I love this idea Francis. Our Church puts up a Nativity scene (although not until it’s actually appropriate timing). It’s on our property, but visible from the road of course. Other churches similarly do the same. I don’t see a need to use the statehouse to display additional religious symbols when we all have so many opportunities to express our religion in ways that don’t create a distraction. Public property is for things that everyone can appreciate. It doesn’t need to become a source of combat during this most cherished holy day.

  2. AuthenticBioethics says:

    Nativity scenes are a traditional Christian display with 800 years of history.

    I wonder what kind of traditional Winter Solstice religious displays atheists have.

    They’re becoming more and more ridiculous every year.

  3. Stephen E Dalton says:

    The Freedom From Religion folks are just Anti-Christ bigots. If they had the power to do it, they would eliminate Christianity from the public square, just like their kind did in the USSR for decades.

  4. GREG SMITH says:

    Dear Thomas ~ The two models for separation of church and state in America are “wall of sepration” and “no preference.” The former would mean that in this situation, the nativity scene in the rotunda would be prohibited. Under the latter, it would be allowed, especially if put up by private citizens. However, it seems to me it follows that within reason, space permitting, etc. a group of Jewish families could contribute a menorah, the Islamic Community Center a scene of a family breaking the fast at Ramadan, the local Hindu temple a .. you get the picture. However, the “freedom from..” people seem to be on thin ice here. Arguably, atheism isn’t a religion and moreover the solstice is a Pagan festival. I have a good friend who is a Pagan and I don’t expect she’d want the atheists representing her faith.. Hope this is helpful. Pax tecum, Greg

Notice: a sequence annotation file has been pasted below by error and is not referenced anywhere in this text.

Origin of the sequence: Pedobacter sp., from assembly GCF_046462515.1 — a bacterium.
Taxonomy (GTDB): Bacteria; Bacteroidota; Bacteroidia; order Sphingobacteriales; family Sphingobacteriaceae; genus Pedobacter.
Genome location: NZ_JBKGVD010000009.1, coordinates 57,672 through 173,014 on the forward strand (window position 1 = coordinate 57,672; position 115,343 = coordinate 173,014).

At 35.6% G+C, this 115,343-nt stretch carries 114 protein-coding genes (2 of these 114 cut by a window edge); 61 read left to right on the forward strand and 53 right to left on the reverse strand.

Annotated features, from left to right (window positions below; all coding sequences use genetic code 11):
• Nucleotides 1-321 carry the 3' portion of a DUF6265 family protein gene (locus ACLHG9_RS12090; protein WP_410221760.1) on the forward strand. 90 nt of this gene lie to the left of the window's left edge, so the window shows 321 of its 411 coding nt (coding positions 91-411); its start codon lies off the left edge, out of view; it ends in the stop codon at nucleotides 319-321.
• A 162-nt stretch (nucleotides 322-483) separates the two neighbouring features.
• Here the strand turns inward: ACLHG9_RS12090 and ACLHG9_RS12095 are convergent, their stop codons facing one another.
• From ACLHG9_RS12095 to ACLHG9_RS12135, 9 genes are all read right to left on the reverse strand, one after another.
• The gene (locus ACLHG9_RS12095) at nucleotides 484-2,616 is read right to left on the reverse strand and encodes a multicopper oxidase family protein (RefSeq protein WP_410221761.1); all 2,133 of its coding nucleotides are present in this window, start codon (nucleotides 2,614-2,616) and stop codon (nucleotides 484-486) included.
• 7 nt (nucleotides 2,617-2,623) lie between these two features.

1. ragingcatholic says:

      A wonderful reply Greg, and it made me think for a minute – is atheism a religion? I found this post that seems to indicate that atheism meets all the tests to be called a religion. http://creation.com/atheism-a-religion.

    2. Bruce says:

      Greg, have you evangelized your pagan friend? If you love her, you would have already. If you don’t, you’d allow her to wallow in falsehoods and lies.

      1. GREG SMITH says: